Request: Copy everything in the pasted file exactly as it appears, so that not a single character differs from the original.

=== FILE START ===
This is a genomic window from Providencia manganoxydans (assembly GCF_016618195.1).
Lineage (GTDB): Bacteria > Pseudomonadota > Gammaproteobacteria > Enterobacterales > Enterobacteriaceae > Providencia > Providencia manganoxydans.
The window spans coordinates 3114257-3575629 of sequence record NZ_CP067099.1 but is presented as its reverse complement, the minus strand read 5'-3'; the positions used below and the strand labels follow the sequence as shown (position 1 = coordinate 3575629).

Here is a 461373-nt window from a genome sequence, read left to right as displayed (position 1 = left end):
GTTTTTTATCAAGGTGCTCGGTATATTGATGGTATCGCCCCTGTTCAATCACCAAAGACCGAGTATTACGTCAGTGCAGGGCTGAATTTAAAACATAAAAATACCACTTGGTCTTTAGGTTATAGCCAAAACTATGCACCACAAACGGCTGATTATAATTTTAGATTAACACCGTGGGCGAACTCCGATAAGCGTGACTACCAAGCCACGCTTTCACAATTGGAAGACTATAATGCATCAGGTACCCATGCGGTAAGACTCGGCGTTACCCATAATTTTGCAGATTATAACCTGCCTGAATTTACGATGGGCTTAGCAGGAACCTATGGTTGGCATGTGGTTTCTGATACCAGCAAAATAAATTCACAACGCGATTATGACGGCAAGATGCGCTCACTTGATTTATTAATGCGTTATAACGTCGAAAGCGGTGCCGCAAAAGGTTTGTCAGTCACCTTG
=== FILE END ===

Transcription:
This is a genomic window from Providencia manganoxydans (assembly GCF_016618195.1).
Lineage (GTDB): Bacteria > Pseudomonadota > Gammaproteobacteria > Enterobacterales > Enterobacteriaceae > Providencia > Providencia manganoxydans.
The window spans coordinates 3114257-3575629 of sequence record NZ_CP067099.1 but is presented as its reverse complement, the minus strand read 5'-3'; the positions used below and the strand labels follow the sequence as shown (position 1 = coordinate 3575629).

Here is a 461373-nt window from a genome sequence, read left to right as displayed (position 1 = left end):
GTTTTTTATCAAGGTGCTCGGTATATTGATGGTATCGCCCCTGTTCAATCACCAAAGACCGAGTATTACGTCAGTGCAGGGCTGAATTTAAAACATAAAAATACCACTTGGTCTTTAGGTTATAGCCAAAACTATGCACCACAAACGGCTGATTATAATTTTAGATTAACACCGTGGGCGAACTCCGATAAGCGTGACTACCAAGCCACGCTTTCACAATTGGAAGACTATAATGCATCAGGTACCCATGCGGTAAGACTCGGCGTTACCCATAATTTTGCAGATTATAACCTGCCTGAATTTACGATGGGCTTAGCAGGAACCTATGGTTGGCATGTGGTTTCTGATACCAGCAAAATAAATTCACAACGCGATTATGACGGCAAGATGCGCTCACTTGATTTATTAATGCGTTATAACGTCGAAAGCGGTGCCGCAAAAGGTTTGTCAGTCACCTTG